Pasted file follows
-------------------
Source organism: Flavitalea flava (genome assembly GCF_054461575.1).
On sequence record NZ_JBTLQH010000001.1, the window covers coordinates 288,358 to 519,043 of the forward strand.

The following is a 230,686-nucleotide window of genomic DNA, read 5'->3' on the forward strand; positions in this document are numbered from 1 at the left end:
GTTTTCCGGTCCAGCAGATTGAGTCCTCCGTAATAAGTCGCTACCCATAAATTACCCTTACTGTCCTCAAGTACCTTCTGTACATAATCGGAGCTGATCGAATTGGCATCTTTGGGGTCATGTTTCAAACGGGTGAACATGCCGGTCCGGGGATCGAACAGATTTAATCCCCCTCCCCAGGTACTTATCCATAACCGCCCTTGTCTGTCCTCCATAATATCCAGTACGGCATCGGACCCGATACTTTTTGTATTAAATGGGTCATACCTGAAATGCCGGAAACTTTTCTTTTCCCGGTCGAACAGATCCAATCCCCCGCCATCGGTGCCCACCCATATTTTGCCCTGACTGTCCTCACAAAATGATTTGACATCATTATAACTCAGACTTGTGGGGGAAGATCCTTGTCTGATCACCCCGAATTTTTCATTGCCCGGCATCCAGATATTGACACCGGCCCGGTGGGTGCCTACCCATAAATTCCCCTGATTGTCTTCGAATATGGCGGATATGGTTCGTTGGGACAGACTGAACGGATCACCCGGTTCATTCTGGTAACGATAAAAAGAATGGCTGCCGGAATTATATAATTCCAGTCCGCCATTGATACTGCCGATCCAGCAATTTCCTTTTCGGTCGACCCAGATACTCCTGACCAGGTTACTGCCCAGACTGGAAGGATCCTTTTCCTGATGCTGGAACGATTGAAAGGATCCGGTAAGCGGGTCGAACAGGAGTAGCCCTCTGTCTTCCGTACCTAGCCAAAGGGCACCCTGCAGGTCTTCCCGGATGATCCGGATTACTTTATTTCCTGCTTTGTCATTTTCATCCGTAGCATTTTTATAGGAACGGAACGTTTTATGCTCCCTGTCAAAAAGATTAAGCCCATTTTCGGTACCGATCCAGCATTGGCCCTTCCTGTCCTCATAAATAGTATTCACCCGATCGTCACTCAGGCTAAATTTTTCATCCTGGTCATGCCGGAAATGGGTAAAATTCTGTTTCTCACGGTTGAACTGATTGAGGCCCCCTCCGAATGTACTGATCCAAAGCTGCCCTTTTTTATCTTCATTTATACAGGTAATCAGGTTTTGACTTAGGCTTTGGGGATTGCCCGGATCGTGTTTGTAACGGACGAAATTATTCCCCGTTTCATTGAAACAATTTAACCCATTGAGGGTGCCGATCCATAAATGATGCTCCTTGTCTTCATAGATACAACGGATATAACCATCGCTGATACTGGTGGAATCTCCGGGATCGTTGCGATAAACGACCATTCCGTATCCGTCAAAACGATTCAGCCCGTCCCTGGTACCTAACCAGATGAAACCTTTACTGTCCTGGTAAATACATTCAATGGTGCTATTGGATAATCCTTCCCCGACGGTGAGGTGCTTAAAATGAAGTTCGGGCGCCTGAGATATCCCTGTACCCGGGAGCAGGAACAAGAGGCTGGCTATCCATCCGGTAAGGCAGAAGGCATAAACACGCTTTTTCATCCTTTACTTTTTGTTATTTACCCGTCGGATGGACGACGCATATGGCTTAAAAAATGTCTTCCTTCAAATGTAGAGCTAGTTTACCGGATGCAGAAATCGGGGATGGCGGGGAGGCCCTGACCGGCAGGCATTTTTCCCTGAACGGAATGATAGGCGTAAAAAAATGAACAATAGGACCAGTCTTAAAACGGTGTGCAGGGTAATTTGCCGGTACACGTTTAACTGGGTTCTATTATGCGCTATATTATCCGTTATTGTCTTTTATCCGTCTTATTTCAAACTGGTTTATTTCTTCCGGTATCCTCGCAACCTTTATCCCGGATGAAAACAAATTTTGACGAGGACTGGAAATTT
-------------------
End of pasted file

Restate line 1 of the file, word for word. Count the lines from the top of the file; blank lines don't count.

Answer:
Source organism: Flavitalea flava (genome assembly GCF_054461575.1).